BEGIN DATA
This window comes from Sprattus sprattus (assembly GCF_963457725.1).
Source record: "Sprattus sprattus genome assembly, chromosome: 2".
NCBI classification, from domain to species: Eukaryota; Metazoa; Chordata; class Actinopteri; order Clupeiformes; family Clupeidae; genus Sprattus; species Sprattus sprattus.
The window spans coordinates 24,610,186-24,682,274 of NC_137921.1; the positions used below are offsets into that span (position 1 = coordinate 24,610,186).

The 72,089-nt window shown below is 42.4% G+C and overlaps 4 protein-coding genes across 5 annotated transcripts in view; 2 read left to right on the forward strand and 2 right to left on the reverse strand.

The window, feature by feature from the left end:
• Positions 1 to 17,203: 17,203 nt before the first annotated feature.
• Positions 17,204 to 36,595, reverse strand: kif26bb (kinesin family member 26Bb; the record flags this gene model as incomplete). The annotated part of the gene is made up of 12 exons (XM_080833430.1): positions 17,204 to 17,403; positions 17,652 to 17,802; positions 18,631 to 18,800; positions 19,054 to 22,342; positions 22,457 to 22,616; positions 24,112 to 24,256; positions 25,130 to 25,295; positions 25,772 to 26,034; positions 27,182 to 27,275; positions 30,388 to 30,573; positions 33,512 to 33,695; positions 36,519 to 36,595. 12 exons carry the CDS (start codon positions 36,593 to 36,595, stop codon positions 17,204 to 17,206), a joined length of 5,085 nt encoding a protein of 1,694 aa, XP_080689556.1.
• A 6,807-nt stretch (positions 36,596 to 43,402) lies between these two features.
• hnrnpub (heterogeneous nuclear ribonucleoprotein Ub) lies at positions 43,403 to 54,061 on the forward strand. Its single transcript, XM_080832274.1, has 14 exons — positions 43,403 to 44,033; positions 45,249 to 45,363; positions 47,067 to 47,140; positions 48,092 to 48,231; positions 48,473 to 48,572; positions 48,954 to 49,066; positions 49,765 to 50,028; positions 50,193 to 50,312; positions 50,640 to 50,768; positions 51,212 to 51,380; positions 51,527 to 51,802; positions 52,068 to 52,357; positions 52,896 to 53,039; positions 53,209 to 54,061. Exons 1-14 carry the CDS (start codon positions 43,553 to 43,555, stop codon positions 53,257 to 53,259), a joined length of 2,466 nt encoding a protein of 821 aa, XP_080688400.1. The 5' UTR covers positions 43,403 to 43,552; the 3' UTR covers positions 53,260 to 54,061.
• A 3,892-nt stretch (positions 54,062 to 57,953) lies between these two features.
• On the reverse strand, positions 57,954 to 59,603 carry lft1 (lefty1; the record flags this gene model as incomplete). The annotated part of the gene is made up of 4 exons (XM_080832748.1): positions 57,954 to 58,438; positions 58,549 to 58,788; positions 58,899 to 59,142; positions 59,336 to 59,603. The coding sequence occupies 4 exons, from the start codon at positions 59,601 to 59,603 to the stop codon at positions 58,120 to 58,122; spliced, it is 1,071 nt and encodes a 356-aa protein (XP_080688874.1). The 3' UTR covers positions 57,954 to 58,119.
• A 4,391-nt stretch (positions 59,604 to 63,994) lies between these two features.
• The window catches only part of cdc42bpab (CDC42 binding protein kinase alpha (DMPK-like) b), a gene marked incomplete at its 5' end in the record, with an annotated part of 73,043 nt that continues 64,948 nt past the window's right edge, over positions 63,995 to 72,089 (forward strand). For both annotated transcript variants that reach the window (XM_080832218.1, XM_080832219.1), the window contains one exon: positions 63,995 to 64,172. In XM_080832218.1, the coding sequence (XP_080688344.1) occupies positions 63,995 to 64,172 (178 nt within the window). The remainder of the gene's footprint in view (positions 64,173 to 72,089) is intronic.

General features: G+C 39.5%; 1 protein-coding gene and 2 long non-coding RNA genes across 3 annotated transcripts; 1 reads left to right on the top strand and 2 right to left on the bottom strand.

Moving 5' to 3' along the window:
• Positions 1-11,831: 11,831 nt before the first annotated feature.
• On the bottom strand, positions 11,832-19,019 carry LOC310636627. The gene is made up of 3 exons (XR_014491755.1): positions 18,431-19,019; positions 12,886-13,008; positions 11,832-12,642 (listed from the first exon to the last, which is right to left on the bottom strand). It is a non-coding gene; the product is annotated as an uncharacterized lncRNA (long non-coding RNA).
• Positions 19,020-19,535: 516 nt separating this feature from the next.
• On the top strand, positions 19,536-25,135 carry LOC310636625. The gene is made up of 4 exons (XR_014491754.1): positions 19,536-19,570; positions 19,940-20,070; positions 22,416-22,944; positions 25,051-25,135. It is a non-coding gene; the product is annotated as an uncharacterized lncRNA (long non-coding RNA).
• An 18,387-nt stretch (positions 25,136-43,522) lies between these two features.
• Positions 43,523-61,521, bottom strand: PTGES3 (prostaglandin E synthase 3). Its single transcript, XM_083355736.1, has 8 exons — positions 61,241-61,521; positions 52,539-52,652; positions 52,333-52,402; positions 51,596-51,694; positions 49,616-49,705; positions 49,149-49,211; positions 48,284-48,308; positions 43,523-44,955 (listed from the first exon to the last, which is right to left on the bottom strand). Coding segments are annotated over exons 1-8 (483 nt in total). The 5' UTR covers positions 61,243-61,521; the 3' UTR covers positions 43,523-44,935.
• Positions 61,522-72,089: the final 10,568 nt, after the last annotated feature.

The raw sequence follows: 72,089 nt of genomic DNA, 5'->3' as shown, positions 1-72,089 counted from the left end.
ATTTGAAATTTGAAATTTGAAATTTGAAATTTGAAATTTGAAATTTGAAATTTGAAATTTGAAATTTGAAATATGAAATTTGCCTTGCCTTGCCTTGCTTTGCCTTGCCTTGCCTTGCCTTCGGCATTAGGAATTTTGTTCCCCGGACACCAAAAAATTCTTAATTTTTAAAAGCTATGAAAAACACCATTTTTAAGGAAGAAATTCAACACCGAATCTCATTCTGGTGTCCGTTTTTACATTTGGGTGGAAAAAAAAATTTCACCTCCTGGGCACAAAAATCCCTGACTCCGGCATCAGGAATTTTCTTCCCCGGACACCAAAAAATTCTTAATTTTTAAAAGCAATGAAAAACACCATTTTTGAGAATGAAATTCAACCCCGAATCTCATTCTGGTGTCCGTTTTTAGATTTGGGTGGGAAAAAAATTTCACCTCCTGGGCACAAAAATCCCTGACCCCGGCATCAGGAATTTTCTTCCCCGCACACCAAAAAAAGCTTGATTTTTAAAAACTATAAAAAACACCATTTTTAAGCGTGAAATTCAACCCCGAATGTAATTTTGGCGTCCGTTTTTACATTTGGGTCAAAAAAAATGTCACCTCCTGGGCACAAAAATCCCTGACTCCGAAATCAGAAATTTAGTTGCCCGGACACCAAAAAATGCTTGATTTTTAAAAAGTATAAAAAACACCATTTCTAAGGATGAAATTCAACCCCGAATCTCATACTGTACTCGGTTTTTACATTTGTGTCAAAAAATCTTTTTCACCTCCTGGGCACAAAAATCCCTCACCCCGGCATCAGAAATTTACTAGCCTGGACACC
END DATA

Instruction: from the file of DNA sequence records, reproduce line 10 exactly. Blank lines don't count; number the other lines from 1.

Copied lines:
• hnrnpub (heterogeneous nuclear ribonucleoprotein Ub) lies at positions 43,403 to 54,061 on the forward strand. Its single transcript, XM_080832274.1, has 14 exons — positions 43,403 to 44,033; positions 45,249 to 45,363; positions 47,067 to 47,140; positions 48,092 to 48,231; positions 48,473 to 48,572; positions 48,954 to 49,066; positions 49,765 to 50,028; positions 50,193 to 50,312; positions 50,640 to 50,768; positions 51,212 to 51,380; positions 51,527 to 51,802; positions 52,068 to 52,357; positions 52,896 to 53,039; positions 53,209 to 54,061. Exons 1-14 carry the CDS (start codon positions 43,553 to 43,555, stop codon positions 53,257 to 53,259), a joined length of 2,466 nt encoding a protein of 821 aa, XP_080688400.1. The 5' UTR covers positions 43,403 to 43,552; the 3' UTR covers positions 53,260 to 54,061.